I have recently been made aware of the fact that October 10, aka Moi Day, is back in the books as a public holiday in Kenya after a court judgement last year.
The day first came into being as a national holiday 29 years ago on on August 18. The Kenya Gazette ran an innocuous-looking statement on page five signed a couple of days earlier by the then permanent secretary to the Cabinet and head of public service, Joseph Tendenei arap Leting.
The notice read: “It is notified for public information that Tuesday 10th October 1989, shall be observed as a public holiday throughout Kenya in accordance with Section 3 of the Public Holidays Act, in recognition of the excellent leadership His Excellency President Daniel T arap Moi has provided to this nation.”
The date was significant because that was the anniversary of the day President Moi was ‘elected’ unopposed in a single party system to succeed his dead predecessor. It was 49 days after Kenyatta’s death and 41 days before the end of the 90-day constitutional deadline for the succession of a new leader.
In the years following and until 2002, Kenya’s second president would lead the national day celebrations at Nyayo stadium. Probably sensing the mood of the country to be against him as he was getting ready to retire after 24 years at the helm, there was no stadium extravaganza.
Meanwhile, the national broadcaster would carry live audio and visual coverage of the traditional military march past, air force fly-overs, traditional dancers and school mass choirs.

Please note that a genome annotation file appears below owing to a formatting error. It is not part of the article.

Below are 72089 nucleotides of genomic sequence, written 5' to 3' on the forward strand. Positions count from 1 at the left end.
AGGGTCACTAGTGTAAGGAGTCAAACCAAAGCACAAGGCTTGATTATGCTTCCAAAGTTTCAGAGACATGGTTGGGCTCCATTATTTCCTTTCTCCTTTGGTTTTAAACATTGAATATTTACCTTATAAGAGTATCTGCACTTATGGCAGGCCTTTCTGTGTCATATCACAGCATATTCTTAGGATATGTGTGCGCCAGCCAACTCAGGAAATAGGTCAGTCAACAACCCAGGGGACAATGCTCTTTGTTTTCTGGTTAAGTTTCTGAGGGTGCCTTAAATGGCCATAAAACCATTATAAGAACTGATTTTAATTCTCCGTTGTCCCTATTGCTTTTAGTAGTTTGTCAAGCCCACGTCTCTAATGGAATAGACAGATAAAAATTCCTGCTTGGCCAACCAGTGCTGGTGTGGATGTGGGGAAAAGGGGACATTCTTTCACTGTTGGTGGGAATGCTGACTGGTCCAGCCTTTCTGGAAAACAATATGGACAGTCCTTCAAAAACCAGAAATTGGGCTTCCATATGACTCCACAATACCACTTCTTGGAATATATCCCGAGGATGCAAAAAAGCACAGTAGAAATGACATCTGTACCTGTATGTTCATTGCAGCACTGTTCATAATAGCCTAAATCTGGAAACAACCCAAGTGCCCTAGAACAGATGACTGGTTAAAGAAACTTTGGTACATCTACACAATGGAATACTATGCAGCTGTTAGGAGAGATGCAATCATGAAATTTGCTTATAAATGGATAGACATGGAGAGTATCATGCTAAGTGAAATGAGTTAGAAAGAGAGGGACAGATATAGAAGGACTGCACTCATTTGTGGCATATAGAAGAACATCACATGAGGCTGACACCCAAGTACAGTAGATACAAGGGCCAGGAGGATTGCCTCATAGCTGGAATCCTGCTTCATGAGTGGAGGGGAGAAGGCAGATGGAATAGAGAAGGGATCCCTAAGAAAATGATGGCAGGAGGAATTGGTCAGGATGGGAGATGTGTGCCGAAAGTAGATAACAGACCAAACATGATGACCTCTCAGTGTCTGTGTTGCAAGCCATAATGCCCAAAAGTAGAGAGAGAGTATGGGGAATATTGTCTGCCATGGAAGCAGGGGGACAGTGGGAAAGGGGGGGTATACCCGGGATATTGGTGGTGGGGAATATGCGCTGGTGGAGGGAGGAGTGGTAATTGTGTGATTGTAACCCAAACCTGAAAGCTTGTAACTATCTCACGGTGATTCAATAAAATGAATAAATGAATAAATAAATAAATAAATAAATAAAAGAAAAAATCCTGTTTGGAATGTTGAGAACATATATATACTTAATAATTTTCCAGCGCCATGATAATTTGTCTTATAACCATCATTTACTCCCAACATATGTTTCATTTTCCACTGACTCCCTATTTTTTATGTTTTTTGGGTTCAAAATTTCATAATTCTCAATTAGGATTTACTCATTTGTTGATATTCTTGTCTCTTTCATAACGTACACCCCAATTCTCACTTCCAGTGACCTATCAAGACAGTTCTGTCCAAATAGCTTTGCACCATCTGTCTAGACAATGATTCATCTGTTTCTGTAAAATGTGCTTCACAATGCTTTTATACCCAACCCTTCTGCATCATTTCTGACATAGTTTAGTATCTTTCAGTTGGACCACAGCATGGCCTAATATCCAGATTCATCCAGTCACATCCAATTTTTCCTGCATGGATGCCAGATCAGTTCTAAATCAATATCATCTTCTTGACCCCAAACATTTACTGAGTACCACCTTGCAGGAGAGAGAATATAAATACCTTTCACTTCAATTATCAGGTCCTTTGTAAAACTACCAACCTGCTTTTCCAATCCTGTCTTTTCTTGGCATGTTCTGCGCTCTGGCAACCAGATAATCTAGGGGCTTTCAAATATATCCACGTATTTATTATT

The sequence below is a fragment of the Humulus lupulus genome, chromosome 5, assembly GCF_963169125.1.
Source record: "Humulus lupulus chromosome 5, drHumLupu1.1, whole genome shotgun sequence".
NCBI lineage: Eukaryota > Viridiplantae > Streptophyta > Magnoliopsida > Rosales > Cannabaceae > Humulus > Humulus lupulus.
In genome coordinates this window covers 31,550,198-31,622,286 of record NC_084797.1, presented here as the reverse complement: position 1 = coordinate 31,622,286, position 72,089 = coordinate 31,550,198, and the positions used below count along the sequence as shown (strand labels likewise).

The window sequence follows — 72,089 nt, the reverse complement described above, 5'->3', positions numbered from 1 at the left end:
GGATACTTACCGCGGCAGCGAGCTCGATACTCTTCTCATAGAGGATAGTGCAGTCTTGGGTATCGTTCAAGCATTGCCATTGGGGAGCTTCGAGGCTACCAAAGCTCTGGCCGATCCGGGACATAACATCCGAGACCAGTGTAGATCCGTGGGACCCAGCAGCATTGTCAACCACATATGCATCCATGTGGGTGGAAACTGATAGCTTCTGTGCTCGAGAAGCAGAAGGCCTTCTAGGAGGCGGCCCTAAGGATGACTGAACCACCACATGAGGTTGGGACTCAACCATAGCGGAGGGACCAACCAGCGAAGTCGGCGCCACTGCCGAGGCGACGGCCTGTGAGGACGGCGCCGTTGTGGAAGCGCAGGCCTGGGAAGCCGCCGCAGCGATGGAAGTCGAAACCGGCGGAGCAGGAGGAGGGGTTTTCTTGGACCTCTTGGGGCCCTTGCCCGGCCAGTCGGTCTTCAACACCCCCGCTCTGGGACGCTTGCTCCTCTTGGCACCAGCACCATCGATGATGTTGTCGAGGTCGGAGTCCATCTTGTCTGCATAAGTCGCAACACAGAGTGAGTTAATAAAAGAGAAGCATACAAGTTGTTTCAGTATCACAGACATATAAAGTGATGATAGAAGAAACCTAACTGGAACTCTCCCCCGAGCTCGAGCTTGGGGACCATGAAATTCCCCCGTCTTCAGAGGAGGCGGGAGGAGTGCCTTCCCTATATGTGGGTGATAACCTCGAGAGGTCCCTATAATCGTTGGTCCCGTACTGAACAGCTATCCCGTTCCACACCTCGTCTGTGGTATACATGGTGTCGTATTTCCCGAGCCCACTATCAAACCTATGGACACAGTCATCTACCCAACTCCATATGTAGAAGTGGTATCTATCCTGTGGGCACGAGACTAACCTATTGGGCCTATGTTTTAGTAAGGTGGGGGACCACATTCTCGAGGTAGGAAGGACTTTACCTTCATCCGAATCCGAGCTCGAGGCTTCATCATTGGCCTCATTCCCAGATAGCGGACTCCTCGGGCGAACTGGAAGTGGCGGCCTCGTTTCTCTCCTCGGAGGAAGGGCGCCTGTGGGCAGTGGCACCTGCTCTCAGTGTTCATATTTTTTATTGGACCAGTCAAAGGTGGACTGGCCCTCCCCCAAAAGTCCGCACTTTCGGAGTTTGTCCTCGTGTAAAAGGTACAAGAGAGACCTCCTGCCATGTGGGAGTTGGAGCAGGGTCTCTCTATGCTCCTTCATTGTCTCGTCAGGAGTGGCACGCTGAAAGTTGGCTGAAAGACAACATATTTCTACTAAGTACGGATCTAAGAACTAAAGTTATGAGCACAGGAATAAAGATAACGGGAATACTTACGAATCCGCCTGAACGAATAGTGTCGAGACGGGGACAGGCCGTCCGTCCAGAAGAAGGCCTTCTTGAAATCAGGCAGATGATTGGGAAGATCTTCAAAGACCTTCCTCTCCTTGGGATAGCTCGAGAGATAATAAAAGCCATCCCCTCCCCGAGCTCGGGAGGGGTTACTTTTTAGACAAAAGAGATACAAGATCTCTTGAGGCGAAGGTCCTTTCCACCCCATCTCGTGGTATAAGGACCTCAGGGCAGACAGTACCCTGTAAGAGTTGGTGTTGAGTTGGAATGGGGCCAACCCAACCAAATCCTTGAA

At the same time, the political types that Archbishop Henry Okullu would later pronounce “court jesters and masters of platitude” would shout themselves hoarse. They’d sing for their supper with the message that the country was blessed to have such a wonderful man, if not an actual saint, directing the affairs of the nation.
Meanwhile, the 30,000-strong crowd in the stadium would have no choice but to clap and cheer. In the 1980s and early 1990s, you never knew if the people in the row behind you were part of the state security system waiting to whisk you to some smelly dungeon for failing to pay proper respect to the head of state. At homes and in bars, only the brave, the foolhardy and the occasional agent provocateur might dare to jeer or even switch off the broadcast.
Some people today seem to have forgotten or decided to suppress any memories of the dark days under President Moi’s “excellent leadership”, when intolerance of criticism could see you detained, exiled or put to death.
For these people, I would like to suggest Moi Day be a day of asking for forgiveness from the people of Kenya and repenting their sins. Of course I know it will never happen. Instead there will probably be a whole slew of articles and documentaries, looking back with rose-tinted spectacles to a Golden Age of Nyayo that hardly ever was.